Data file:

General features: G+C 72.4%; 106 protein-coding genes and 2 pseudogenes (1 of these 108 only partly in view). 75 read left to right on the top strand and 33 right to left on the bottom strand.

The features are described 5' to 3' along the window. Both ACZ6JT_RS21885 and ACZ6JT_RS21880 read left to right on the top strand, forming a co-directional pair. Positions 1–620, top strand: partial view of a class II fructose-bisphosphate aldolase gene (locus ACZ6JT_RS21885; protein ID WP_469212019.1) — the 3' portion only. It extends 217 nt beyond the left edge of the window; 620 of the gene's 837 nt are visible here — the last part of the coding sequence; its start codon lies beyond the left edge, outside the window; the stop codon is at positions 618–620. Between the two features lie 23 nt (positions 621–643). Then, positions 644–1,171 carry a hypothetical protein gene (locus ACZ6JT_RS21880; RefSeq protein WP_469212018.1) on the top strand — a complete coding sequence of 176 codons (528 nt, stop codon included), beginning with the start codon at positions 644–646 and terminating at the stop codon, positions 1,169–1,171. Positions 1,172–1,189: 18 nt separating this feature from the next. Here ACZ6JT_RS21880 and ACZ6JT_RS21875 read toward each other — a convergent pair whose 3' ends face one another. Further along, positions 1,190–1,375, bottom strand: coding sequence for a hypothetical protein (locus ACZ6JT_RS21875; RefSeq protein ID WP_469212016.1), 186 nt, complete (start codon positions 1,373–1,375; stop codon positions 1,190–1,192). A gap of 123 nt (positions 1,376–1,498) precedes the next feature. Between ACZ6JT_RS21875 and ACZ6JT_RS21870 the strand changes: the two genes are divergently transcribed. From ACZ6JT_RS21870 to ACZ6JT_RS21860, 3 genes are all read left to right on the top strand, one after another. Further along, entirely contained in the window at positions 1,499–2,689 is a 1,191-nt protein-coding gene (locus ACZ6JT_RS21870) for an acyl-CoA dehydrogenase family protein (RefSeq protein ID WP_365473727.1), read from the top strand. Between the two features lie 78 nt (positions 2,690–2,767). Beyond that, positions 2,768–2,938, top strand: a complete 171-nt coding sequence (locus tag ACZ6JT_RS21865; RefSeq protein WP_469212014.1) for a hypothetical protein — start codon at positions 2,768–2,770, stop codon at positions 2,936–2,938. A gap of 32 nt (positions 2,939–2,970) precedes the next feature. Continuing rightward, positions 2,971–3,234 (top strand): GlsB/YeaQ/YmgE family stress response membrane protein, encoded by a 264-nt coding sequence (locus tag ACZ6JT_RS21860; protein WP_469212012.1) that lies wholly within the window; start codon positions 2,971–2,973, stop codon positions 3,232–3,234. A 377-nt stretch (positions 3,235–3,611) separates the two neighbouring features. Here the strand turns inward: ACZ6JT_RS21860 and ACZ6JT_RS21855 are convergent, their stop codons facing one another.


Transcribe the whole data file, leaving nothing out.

General features: G+C 72.4%; 106 protein-coding genes and 2 pseudogenes (1 of these 108 only partly in view). 75 read left to right on the top strand and 33 right to left on the bottom strand.

The features are described 5' to 3' along the window. Both ACZ6JT_RS21885 and ACZ6JT_RS21880 read left to right on the top strand, forming a co-directional pair. Positions 1–620, top strand: partial view of a class II fructose-bisphosphate aldolase gene (locus ACZ6JT_RS21885; protein ID WP_469212019.1) — the 3' portion only. It extends 217 nt beyond the left edge of the window; 620 of the gene's 837 nt are visible here — the last part of the coding sequence; its start codon lies beyond the left edge, outside the window; the stop codon is at positions 618–620. Between the two features lie 23 nt (positions 621–643). Then, positions 644–1,171 carry a hypothetical protein gene (locus ACZ6JT_RS21880; RefSeq protein WP_469212018.1) on the top strand — a complete coding sequence of 176 codons (528 nt, stop codon included), beginning with the start codon at positions 644–646 and terminating at the stop codon, positions 1,169–1,171. Positions 1,172–1,189: 18 nt separating this feature from the next. Here ACZ6JT_RS21880 and ACZ6JT_RS21875 read toward each other — a convergent pair whose 3' ends face one another. Further along, positions 1,190–1,375, bottom strand: coding sequence for a hypothetical protein (locus ACZ6JT_RS21875; RefSeq protein ID WP_469212016.1), 186 nt, complete (start codon positions 1,373–1,375; stop codon positions 1,190–1,192). A gap of 123 nt (positions 1,376–1,498) precedes the next feature. Between ACZ6JT_RS21875 and ACZ6JT_RS21870 the strand changes: the two genes are divergently transcribed. From ACZ6JT_RS21870 to ACZ6JT_RS21860, 3 genes are all read left to right on the top strand, one after another. Further along, entirely contained in the window at positions 1,499–2,689 is a 1,191-nt protein-coding gene (locus ACZ6JT_RS21870) for an acyl-CoA dehydrogenase family protein (RefSeq protein ID WP_365473727.1), read from the top strand. Between the two features lie 78 nt (positions 2,690–2,767). Beyond that, positions 2,768–2,938, top strand: a complete 171-nt coding sequence (locus tag ACZ6JT_RS21865; RefSeq protein WP_469212014.1) for a hypothetical protein — start codon at positions 2,768–2,770, stop codon at positions 2,936–2,938. A gap of 32 nt (positions 2,939–2,970) precedes the next feature. Continuing rightward, positions 2,971–3,234 (top strand): GlsB/YeaQ/YmgE family stress response membrane protein, encoded by a 264-nt coding sequence (locus tag ACZ6JT_RS21860; protein WP_469212012.1) that lies wholly within the window; start codon positions 2,971–2,973, stop codon positions 3,232–3,234. A 377-nt stretch (positions 3,235–3,611) separates the two neighbouring features. Here the strand turns inward: ACZ6JT_RS21860 and ACZ6JT_RS21855 are convergent, their stop codons facing one another.